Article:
Stories tagged weight


Man, there has been a ton of obesity-related news this week (no pun intended).

Weight problem: This will be almost half of us by 2030 if we don't shape up.
Weight problem: This will be almost half of us by 2030 if we don't shape up.Courtesy FatM1ke

Mothers of overweight toddlers believe their children are smaller than they actually are.

Bans on school junk food pay off in California.

The US obesity rate could hit 42% by 2030. (How accurate are those predictions, anyway?)

Prepregnancy obesity could lead to lower child test scores.

Kids who sleep in their parents' bed (those that don't suffocate when a parent rolls over on them or die of SIDS, that is -- the studies are conflicting) are less likely to be overweight than kids who always sleep on their own.

(Also, Meow, a literal "fat cat," has died from complications related to his morbid obesity. This kitty weighed in at a whopping 39 pounds! And, yes, I realize that this one is a little off-topic.)

I could go on. There are also a lot of "fixes" out there for the obesity epidemic--everything from national policies to questionable medical devices and weight-loss pills or "cleanses" to "personal responsibility." Ultimately, though, the individual solution to a weight problem means balancing calories in vs. calories out. And it's almost summer here in Minnesota, so get out there and do something. Take a walk over lunch. Ride your bike to and from work. Use the stairs instead of the elevator. It turns out that you only need 20 minutes of moving around to get most of the benefits of exercise and that 100 fewer calories a day can have a major effect: 10 pounds in a year. And dropping 500 calories per day can mean a weight loss of almost a pound a week.

I thought this BMI visualizer was pretty cool. Give it a try. It will probably inspire you to go jogging or something...


Stonehenge: A 19th Century engraving of the mysterious monument.Courtesy Mark Ryan
Stonehenge is back in the news. Archaeologists working on the mystery-laden prehistoric site located in south central England have now pinpointed the time of its construction to around 2300 BC. This radiocarbon-derived date connects it more closely with burial date of the Amesbury Archer, a wealthy metalworker from Europe’s alpine region, whose tomb was discovered not far from Stonehenge. Examination of the archer’s corpse revealed damage to his knee and other potentially fatal health issues.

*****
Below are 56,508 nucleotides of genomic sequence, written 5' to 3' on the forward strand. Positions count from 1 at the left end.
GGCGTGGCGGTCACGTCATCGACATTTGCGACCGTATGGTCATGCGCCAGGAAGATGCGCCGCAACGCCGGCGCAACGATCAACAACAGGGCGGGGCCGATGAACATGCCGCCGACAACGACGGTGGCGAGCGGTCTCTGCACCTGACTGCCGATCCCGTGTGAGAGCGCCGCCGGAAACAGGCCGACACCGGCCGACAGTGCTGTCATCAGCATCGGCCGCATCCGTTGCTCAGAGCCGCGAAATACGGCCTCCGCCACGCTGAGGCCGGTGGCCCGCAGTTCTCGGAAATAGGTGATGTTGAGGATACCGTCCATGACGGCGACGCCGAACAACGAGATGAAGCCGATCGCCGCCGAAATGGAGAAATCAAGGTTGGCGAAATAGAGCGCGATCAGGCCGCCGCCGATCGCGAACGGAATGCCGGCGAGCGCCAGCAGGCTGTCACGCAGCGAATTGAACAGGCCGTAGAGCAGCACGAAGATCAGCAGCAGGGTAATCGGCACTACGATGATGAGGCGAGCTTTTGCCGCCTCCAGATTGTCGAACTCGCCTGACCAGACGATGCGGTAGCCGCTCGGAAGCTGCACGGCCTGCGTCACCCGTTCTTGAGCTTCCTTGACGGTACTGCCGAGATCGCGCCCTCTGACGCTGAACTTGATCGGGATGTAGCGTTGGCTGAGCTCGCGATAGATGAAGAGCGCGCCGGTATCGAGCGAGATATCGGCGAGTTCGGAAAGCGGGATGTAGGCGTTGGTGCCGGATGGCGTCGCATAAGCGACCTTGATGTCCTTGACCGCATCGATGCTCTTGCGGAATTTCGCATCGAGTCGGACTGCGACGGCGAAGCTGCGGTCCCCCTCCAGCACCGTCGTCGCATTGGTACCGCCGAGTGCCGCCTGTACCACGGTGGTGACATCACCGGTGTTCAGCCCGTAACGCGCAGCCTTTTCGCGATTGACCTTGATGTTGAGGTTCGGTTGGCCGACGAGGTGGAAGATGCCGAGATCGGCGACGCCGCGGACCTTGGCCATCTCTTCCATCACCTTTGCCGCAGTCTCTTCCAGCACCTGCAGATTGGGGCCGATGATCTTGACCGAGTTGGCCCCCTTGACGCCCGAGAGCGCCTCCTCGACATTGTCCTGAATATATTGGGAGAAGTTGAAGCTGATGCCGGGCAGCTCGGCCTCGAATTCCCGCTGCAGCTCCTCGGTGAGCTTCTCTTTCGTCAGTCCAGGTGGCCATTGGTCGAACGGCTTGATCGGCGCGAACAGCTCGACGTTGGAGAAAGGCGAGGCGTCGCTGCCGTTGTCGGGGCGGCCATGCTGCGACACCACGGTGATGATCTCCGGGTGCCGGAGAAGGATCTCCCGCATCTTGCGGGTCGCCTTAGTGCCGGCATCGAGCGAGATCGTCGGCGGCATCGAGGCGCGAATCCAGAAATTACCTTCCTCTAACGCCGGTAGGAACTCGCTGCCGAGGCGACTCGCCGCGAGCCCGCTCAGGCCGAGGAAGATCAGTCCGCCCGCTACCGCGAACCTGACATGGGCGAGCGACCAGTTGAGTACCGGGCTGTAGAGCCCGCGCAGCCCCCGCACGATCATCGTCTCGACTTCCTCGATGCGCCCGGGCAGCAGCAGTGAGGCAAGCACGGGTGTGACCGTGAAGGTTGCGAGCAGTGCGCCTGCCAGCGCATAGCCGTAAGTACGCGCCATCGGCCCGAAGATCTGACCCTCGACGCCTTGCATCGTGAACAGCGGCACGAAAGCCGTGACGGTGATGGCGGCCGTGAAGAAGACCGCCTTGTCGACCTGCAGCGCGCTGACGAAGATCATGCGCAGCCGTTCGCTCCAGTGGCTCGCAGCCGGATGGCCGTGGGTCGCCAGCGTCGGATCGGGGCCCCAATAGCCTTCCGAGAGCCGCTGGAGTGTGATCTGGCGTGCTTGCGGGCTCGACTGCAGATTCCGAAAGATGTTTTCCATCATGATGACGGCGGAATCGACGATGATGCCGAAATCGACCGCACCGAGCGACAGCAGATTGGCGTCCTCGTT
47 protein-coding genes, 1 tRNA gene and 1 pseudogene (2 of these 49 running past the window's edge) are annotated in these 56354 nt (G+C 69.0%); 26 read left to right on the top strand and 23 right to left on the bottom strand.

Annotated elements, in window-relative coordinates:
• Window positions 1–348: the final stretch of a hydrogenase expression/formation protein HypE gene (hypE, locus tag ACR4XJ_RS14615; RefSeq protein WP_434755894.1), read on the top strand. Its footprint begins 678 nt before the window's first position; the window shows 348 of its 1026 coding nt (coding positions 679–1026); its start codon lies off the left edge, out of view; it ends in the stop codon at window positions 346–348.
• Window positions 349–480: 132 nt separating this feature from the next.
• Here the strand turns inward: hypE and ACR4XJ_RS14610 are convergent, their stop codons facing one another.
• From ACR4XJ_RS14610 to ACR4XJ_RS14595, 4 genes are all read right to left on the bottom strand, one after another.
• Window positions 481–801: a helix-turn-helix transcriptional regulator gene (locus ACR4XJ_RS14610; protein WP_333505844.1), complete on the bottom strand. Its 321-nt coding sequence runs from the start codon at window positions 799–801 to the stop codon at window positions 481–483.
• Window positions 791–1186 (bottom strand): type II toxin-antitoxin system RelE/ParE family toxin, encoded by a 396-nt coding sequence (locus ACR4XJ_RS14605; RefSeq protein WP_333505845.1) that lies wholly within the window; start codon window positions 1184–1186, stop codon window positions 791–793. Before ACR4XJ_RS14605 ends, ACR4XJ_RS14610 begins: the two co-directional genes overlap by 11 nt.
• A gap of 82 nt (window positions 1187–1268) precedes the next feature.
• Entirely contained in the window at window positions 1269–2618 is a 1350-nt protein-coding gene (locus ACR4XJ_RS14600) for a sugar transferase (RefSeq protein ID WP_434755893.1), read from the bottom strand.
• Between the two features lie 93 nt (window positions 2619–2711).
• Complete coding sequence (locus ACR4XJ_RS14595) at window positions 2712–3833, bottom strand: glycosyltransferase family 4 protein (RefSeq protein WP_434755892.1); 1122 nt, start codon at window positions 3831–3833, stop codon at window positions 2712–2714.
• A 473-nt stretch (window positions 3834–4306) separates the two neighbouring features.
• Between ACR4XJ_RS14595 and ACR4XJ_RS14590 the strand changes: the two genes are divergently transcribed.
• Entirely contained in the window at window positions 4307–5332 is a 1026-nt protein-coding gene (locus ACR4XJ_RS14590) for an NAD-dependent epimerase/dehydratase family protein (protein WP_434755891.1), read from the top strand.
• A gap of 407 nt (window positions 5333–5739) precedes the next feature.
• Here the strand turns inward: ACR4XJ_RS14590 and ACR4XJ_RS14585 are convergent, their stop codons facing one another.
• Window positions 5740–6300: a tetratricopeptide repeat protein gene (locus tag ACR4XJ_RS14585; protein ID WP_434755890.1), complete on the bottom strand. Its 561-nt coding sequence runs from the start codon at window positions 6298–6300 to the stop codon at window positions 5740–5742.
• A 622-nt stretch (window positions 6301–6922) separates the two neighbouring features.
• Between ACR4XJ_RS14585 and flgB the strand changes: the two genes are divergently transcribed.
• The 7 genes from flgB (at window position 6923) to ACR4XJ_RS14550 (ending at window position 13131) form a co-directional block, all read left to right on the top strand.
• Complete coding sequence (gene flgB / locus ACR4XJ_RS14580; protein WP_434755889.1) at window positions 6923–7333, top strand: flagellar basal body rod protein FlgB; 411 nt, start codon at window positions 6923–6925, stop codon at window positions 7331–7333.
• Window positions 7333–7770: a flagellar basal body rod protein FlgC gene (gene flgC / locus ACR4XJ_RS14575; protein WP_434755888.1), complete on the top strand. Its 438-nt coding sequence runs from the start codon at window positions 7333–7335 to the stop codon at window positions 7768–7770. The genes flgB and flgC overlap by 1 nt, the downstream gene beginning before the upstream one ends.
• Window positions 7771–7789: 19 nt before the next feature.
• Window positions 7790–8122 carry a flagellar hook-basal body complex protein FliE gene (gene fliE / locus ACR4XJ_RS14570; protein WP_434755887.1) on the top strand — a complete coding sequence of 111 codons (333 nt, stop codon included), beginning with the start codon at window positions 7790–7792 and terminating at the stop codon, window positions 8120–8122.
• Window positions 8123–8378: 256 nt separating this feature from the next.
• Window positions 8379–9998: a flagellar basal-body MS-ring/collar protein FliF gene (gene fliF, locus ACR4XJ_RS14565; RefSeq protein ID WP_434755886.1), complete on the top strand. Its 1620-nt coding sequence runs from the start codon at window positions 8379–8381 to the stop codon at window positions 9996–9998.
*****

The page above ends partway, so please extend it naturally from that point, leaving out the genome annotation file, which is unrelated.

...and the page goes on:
This has led Tim Darvill and Geoff Wainwright, the two professors heading the excavation, to believe that the circle of megalithic stones existed as a healing center. Not everyone agrees, but you can find out all the details here. The dig's progress is also being recorded for an upcoming BBC Timewatch documentary.

All very well and good. But scientists remain uncertain as to how these huge stone monoliths were put in place by Stonehenge’s ancient technopeasant builders. Well, Wally Wallington, a retired construction worker in Flint, Michigan, just might have the answer. This following video came to my attention this past weekend, and I find it quite impressive and amazing. See for yourself.


BBC website story
More about Stonehenge
Guardian website story
More on the Amesbury Archer

Those ten extra pounds
Don’t come from constant munching—
It’s all in your head!
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Sci-ku ™ -- haiku in the service of science!

Coming on the heals of a very successful effort to charge higher health insurance premiums to state worker who smoke (and thus leading them to quit), the state of Alabama is taking things to the next level. It's given state workers notice that they will pay higher insurance rates if they're overweight, don't get a regular check-up and don't show progress in lowering their weight. Read the full details here.

A recently-completed survey in Great Britain shows that, while the number of overweight or obese people has increased, fewer people correctly classify themselves as overweight according to their body-mass index (BMI).

Do you know your BMI, and how you're classified? (Here's how to calculate.) Having a general sense of where you fall along the spectrum might help you make decisions about food and exercise choices before you develop a problem.